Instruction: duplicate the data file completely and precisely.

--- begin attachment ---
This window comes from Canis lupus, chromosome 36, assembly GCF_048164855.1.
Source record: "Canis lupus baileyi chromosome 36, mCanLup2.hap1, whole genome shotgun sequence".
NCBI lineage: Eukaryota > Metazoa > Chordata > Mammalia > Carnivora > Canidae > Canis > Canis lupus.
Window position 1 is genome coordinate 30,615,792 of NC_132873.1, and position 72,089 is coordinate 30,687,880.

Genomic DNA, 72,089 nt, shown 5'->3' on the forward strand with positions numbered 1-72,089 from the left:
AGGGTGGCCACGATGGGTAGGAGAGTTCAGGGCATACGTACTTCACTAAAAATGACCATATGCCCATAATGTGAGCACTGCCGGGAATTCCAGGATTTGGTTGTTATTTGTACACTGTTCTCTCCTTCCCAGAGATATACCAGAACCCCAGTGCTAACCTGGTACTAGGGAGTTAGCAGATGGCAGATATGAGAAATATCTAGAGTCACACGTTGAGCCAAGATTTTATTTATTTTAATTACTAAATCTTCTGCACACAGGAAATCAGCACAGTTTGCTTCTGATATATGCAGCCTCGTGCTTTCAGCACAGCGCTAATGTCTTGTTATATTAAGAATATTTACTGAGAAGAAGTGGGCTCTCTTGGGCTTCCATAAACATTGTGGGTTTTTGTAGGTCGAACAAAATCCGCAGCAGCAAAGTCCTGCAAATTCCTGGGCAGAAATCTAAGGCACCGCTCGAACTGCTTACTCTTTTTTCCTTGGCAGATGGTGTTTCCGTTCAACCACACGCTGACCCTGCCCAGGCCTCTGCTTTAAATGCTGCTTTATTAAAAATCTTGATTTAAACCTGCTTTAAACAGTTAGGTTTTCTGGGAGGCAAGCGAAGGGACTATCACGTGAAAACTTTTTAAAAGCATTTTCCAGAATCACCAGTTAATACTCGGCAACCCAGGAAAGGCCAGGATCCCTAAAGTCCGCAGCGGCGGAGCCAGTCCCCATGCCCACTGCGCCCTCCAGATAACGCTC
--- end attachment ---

This window comes from Canis lupus, chromosome 36, assembly GCF_048164855.1.
Source record: "Canis lupus baileyi chromosome 36, mCanLup2.hap1, whole genome shotgun sequence".
NCBI lineage: Eukaryota > Metazoa > Chordata > Mammalia > Carnivora > Canidae > Canis > Canis lupus.
Window position 1 is genome coordinate 30,615,792 of NC_132873.1, and position 72,089 is coordinate 30,687,880.

Genomic DNA, 72,089 nt, shown 5'->3' on the forward strand with positions numbered 1-72,089 from the left:
AGGGTGGCCACGATGGGTAGGAGAGTTCAGGGCATACGTACTTCACTAAAAATGACCATATGCCCATAATGTGAGCACTGCCGGGAATTCCAGGATTTGGTTGTTATTTGTACACTGTTCTCTCCTTCCCAGAGATATACCAGAACCCCAGTGCTAACCTGGTACTAGGGAGTTAGCAGATGGCAGATATGAGAAATATCTAGAGTCACACGTTGAGCCAAGATTTTATTTATTTTAATTACTAAATCTTCTGCACACAGGAAATCAGCACAGTTTGCTTCTGATATATGCAGCCTCGTGCTTTCAGCACAGCGCTAATGTCTTGTTATATTAAGAATATTTACTGAGAAGAAGTGGGCTCTCTTGGGCTTCCATAAACATTGTGGGTTTTTGTAGGTCGAACAAAATCCGCAGCAGCAAAGTCCTGCAAATTCCTGGGCAGAAATCTAAGGCACCGCTCGAACTGCTTACTCTTTTTTCCTTGGCAGATGGTGTTTCCGTTCAACCACACGCTGACCCTGCCCAGGCCTCTGCTTTAAATGCTGCTTTATTAAAAATCTTGATTTAAACCTGCTTTAAACAGTTAGGTTTTCTGGGAGGCAAGCGAAGGGACTATCACGTGAAAACTTTTTAAAAGCATTTTCCAGAATCACCAGTTAATACTCGGCAACCCAGGAAAGGCCAGGATCCCTAAAGTCCGCAGCGGCGGAGCCAGTCCCCATGCCCACTGCGCCCTCCAGATAACGCTC